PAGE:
Amid a bloody war against drug cartels, Mexican President Felipe Calderon said Wednesday that he was sending Congress a plan to overhaul the country’s police system by doing away with local forces, long a weak link in law enforcement.
The proposed reform, which would require amending the Mexican Constitution, would eliminate the nation’s 2,000 municipal departments, where officers tend to be undertrained and ill-paid and are seen as vulnerable to corruption by criminal groups. Patrol duties in towns and cities would be taken over by the 31 states.
The idea, called “unified command,” has been debated for months, as the death toll from the nearly 4-year-old drug war surpassed 28,000 and signs of police collusion with crime syndicates continued to pile up.
In August, six municipal officers in the northern state of Nuevo Leon were arrested in the assassination of Santiago Mayor Edelmiro Cavazos outside the important industrial city of Monterrey. Local police officers are often swept up in arrests of drug henchmen.
Calderon already is behind a police overhaul at the federal level, where a hiring spree has boosted the number of federal officers to 33,000 and a state-of-the-art academy draws trainers from the United States. That reform drive includes drug screening and polygraph tests to weed out suspect police and recruits, a policy that is eventually to apply to all officers in Mexico.
The federal cleanup has revealed problems. In August, officials announced that about 3,200 officers — nearly a tenth of the federal force — had been fired since January for failing drug screenings and other causes, such as absenteeism and substandard performance.
Despite that, Calderon and aides have argued that the Achilles heel of Mexican law enforcement is at the local level, not the federal. Mexico’s 165,000 municipal officers make up more than a third of the country’s roughly 425,000 total.
Shabbily trained and ill-equipped local police are no match for potent drug gangs and many officers’ frequent attempts to solicit bribes make them widely loathed by the residents they are meant to protect. In addition, more than 400 communities lack a police force. In places with municipal forces, 90% have fewer than 100 officers.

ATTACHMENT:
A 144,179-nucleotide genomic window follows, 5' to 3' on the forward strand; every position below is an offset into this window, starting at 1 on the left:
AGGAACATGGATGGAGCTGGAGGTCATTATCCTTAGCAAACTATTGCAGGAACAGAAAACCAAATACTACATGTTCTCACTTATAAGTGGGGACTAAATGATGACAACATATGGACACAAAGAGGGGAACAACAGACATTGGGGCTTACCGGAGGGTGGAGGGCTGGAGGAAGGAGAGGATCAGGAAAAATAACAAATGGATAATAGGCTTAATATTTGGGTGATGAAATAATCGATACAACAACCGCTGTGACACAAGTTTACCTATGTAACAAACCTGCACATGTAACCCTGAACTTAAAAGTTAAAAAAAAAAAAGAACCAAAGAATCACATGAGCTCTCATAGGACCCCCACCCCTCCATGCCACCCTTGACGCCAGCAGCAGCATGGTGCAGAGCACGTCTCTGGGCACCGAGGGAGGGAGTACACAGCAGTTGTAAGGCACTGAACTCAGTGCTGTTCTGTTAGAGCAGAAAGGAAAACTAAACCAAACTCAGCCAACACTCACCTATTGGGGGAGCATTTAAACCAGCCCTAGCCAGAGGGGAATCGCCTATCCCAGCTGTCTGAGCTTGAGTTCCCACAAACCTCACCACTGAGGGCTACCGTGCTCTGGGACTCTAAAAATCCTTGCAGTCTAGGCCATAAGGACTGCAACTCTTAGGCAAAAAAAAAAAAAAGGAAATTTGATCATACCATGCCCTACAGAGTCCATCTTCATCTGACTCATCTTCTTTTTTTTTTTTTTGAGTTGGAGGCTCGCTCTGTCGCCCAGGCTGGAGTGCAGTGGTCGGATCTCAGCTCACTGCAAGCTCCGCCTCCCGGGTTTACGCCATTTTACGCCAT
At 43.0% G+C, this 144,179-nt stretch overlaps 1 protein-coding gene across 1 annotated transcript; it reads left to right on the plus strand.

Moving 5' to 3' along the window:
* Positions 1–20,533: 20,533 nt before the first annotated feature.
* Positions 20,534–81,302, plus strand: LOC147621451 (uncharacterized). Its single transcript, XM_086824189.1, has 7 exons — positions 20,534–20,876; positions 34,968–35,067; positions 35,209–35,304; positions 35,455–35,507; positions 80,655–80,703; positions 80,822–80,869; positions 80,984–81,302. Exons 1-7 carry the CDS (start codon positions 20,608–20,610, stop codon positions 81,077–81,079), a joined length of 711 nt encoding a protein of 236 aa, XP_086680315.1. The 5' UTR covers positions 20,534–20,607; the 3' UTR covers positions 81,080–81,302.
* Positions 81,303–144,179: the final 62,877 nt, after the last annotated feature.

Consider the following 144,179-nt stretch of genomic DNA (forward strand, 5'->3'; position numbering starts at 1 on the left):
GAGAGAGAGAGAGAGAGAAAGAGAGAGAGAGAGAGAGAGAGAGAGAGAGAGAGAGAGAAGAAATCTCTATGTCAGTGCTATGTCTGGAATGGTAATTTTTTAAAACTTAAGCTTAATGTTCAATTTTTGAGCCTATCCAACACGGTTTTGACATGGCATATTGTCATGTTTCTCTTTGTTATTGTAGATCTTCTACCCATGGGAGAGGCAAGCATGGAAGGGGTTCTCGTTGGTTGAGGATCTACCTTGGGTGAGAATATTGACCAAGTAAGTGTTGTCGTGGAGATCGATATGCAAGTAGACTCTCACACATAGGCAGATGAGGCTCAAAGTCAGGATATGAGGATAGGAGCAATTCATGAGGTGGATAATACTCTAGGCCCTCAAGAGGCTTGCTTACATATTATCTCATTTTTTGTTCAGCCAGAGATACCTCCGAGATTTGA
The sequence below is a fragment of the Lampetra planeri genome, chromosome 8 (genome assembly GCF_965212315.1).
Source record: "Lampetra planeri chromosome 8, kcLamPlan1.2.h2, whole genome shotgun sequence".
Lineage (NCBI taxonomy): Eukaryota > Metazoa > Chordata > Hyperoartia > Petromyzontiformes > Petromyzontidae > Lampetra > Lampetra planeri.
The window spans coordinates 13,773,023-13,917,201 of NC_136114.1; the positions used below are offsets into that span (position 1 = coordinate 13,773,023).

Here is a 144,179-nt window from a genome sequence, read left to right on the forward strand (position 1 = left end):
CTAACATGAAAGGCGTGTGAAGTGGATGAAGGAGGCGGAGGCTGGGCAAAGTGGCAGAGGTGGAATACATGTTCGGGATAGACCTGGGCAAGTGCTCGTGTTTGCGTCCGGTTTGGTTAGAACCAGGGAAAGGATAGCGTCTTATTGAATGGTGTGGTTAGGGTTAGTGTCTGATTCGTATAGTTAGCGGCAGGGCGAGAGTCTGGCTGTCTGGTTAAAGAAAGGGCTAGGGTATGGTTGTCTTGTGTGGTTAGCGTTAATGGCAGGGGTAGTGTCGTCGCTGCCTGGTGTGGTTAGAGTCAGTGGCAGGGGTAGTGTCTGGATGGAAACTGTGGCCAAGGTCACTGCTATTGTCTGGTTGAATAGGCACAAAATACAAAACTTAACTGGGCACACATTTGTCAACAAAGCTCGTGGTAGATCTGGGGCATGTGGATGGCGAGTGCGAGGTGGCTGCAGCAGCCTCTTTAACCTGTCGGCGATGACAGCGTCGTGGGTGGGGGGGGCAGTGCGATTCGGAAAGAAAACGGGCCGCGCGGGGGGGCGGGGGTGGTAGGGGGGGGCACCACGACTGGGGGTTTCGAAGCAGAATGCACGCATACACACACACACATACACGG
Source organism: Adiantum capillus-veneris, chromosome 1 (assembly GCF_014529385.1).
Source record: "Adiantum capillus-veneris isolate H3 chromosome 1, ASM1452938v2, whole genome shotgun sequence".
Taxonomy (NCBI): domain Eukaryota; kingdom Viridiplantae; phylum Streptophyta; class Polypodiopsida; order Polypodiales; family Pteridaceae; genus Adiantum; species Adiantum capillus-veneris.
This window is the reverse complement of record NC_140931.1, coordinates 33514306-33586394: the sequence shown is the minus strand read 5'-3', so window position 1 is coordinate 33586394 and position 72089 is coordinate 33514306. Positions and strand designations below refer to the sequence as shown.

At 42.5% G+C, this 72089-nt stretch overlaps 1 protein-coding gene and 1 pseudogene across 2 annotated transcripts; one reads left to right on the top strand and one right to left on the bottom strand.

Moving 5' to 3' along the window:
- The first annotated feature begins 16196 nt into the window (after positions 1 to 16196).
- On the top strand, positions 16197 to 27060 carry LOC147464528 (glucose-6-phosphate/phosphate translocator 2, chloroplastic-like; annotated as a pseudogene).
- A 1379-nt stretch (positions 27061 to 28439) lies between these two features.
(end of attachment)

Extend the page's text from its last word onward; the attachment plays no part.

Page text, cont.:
“Municipal police are the most vulnerable, the easiest to find, the easiest to co-opt, the most subject to intimidation and, of course, vengeance,” Calderon said Wednesday during a police recognition ceremony for federal police. “It is necessary to change course.”
The proposal to eliminate the local departments has the support of the nation’s governors and the main opposition party, making congressional passage likely. As a constitutional reform, the measure would also have to be approved by at least 17 of the 31 state legislatures.
Mexico’s mayors, who would lose control of local police and the budgets that support them, have come out against the plan, complaining that they have been blamed unfairly for Mexico’s crime woes and excluded from the discussion of how to improve law enforcement. In August, municipal groups said the “unified command” proposal ignored successful efforts to professionalize and equip police in some cities.
Some experts have warned that concentrating police authority at the state level could make it easier for criminal organizations to control entire regions by buying off or intimidating state commanders.
Besides that, state police have proved as suspect as municipal officers. The country’s 196,000 state police make up almost half of officers nationwide and have frequently been found to be working for drug cartels and other crime groups. About 30,000 investigators are assigned to prosecutors’ offices around the country.
Officials have said consolidating police at the state level will make it easier to oversee professionalization and vetting aimed at rooting out graft.